Ax Nelson's Letter of Advice to a Young Climber, 1976


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Boulder climber
Topic Author's Original Post - Nov 21, 2009 - 11:09pm PT
I thought you all might appreciate this.

In 1976, I was thirteen and had been doing a bit of climbing for about a year and a lot of obsessing about it for at least five years. In those days, my father worked as Finance Secretary (soliciting donations) for the San Francisco office of the American Friends Service Committee. Through these Quaker channels, he ran into Anton "Ax" Nelson. Learning somehow of his climbing reputation, my father asked him if he would write a letter of advice for his son just starting out in climbing. By this time, I had practically memorized The Vertical World of Yosemite, so I knew very well who this was from.

Unfortunately, I don't have a scanner. But here is the text:

13 Aug '76

Dear Randy


I understand you are into your first interests in mountaineering and it is my pleasure to greet you with the mountain climber's special word (above); Bergheil means "Hail the Mountains."

A Swiss climbing partner (John Salathe of the early LOST Arrow ascents) alway referred to our relationship to the peak we were out to bag as a "friend-ship," thus "Our Grand Friend," a rather Quakerly attitude toward life. Surely not "the conquest" of a northwall or a glacial ascent of Kilimanjaro. Indeed, I've always felt much like the philosopher William James about climbing as "a moral equivalent for war." In fact in my teens, facing military conscription as a C/O, I deliberately made my love of the mountains take the place of the risky military life – with my own response to danger with courage and "giving the best account of one's self."

In fact my first trio of Arrow comrades were a fighter-pilot and a bomber-pilot from WWII and Jack Arnold, another military pilot has been in (and escaped from!) THREE Luftstalag or prisoner-of-war camps in Germany! Surely their training for the venturesomeness of climbing was as good or better than mine.

The kids on the Berkeley rocks are doing some mighty fancy acrobatics compared to what we used to do 30 years or so ago. On the Yosemite walls and far ranges of the earth they exceed anything I ever dared dream of doing – or that I could afford to do in my youth.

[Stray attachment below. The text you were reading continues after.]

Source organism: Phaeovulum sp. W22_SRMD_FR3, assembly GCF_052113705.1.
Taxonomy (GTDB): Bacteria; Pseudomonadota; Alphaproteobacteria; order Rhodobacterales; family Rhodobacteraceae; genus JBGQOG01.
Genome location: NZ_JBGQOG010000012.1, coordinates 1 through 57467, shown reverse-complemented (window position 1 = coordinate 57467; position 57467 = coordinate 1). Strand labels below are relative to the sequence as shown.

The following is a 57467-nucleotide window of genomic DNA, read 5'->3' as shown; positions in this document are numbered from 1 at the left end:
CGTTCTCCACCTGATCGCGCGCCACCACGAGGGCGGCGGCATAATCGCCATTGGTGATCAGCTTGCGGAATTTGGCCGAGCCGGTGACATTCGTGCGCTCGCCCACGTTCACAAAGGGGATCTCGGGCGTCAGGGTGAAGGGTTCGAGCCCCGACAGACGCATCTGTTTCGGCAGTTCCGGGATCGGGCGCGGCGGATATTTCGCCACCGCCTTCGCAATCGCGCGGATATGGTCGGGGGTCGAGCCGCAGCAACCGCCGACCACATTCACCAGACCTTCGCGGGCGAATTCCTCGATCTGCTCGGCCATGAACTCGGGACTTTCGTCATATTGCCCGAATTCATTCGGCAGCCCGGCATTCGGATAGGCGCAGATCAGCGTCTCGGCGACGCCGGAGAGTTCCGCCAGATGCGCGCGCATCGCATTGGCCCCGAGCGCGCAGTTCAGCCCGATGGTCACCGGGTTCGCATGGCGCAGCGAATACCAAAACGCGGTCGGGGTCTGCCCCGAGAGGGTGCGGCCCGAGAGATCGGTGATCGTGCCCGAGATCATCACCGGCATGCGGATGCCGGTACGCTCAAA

My formula for satisfying and safe climbing is to trust one's common sense (never be led into stupid situations by other guys or gals) and thoroughly train oneself in all the techniques in advance. Learn your ropes thoroughly, starting with the easiest things and never going ahead until you are master of each new stunt. This means choosing one's climbing partners carefully. After all their life (lives) is in your hands, and yours dependent on their good sense and strength.

By experience I learned to avoid those who need the stimulus of tobbacco [sic] or alcohol. A slightly intoxicated climber makes mistakes too easily. A hung-over guy is a threat to one's life as well as his own.

If one meets "that of God in every man," as Quakers are expected to, one can also find "that of God" in that wonderful "world of stone and space and sky," as my old friend Ansel Adams calls it. I hope you will do so – not as an escape from work or study, but as a re-creation that refreshes your mind, body and spirit for everything else.

Welcome to that world of the mountains and rocks.

Ax Nelson
Sierra Club
Kilimanjaro Mtn Club
American Alpine Club

Trad climber
Pasadena, CA
Nov 21, 2009 - 11:15pm PT
That's awesome!
Lynne Leichtfuss

Sport climber
Will know soon
Nov 21, 2009 - 11:18pm PT
Agree Eric,

What gems are out there !!!! Thanks to All who take the time to share the ones they have. Peace, lynne

Trad climber
Santa Cruz/New Zealand/South Pacific
Nov 21, 2009 - 11:30pm PT

What a treasure.

Classic Nelson, please get someone to scan that for you and post it up. There are enough "old boys" on here that spent time with him and it would be a treat to hear more of the man.